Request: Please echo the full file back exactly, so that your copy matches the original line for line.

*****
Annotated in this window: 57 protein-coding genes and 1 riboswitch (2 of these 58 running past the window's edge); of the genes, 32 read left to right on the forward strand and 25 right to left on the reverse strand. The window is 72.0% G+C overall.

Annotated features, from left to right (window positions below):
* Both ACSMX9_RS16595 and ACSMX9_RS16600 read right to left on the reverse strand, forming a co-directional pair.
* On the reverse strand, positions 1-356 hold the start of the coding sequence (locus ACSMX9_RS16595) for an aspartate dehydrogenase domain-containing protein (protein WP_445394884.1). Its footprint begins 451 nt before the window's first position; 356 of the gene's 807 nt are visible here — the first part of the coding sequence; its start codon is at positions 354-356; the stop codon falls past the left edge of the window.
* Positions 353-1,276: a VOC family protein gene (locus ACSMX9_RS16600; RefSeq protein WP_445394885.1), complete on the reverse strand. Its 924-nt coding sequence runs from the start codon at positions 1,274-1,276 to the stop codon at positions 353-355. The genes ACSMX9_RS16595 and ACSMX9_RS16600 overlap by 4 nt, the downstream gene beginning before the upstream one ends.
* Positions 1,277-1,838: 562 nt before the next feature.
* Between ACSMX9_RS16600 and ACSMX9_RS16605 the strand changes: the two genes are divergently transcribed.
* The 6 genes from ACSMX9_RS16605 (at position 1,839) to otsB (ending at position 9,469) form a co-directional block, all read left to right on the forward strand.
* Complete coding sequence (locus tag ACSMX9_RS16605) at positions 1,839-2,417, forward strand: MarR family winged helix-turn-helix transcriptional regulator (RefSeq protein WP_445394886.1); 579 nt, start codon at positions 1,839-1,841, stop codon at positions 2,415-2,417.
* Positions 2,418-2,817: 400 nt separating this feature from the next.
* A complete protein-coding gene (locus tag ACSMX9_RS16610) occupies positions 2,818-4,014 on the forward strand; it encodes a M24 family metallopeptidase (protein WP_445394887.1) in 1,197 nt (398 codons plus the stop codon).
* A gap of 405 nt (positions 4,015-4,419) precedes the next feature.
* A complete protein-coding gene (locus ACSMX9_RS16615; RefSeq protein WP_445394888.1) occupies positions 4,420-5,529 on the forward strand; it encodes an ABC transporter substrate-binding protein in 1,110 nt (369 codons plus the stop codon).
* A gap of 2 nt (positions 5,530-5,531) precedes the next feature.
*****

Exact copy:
Annotated in this window: 57 protein-coding genes and 1 riboswitch (2 of these 58 running past the window's edge); of the genes, 32 read left to right on the forward strand and 25 right to left on the reverse strand. The window is 72.0% G+C overall.

Annotated features, from left to right (window positions below):
* Both ACSMX9_RS16595 and ACSMX9_RS16600 read right to left on the reverse strand, forming a co-directional pair.
* On the reverse strand, positions 1-356 hold the start of the coding sequence (locus ACSMX9_RS16595) for an aspartate dehydrogenase domain-containing protein (protein WP_445394884.1). Its footprint begins 451 nt before the window's first position; 356 of the gene's 807 nt are visible here — the first part of the coding sequence; its start codon is at positions 354-356; the stop codon falls past the left edge of the window.
* Positions 353-1,276: a VOC family protein gene (locus ACSMX9_RS16600; RefSeq protein WP_445394885.1), complete on the reverse strand. Its 924-nt coding sequence runs from the start codon at positions 1,274-1,276 to the stop codon at positions 353-355. The genes ACSMX9_RS16595 and ACSMX9_RS16600 overlap by 4 nt, the downstream gene beginning before the upstream one ends.
* Positions 1,277-1,838: 562 nt before the next feature.
* Between ACSMX9_RS16600 and ACSMX9_RS16605 the strand changes: the two genes are divergently transcribed.
* The 6 genes from ACSMX9_RS16605 (at position 1,839) to otsB (ending at position 9,469) form a co-directional block, all read left to right on the forward strand.
* Complete coding sequence (locus tag ACSMX9_RS16605) at positions 1,839-2,417, forward strand: MarR family winged helix-turn-helix transcriptional regulator (RefSeq protein WP_445394886.1); 579 nt, start codon at positions 1,839-1,841, stop codon at positions 2,415-2,417.
* Positions 2,418-2,817: 400 nt separating this feature from the next.
* A complete protein-coding gene (locus tag ACSMX9_RS16610) occupies positions 2,818-4,014 on the forward strand; it encodes a M24 family metallopeptidase (protein WP_445394887.1) in 1,197 nt (398 codons plus the stop codon).
* A gap of 405 nt (positions 4,015-4,419) precedes the next feature.
* A complete protein-coding gene (locus ACSMX9_RS16615; RefSeq protein WP_445394888.1) occupies positions 4,420-5,529 on the forward strand; it encodes an ABC transporter substrate-binding protein in 1,110 nt (369 codons plus the stop codon).
* A gap of 2 nt (positions 5,530-5,531) precedes the next feature.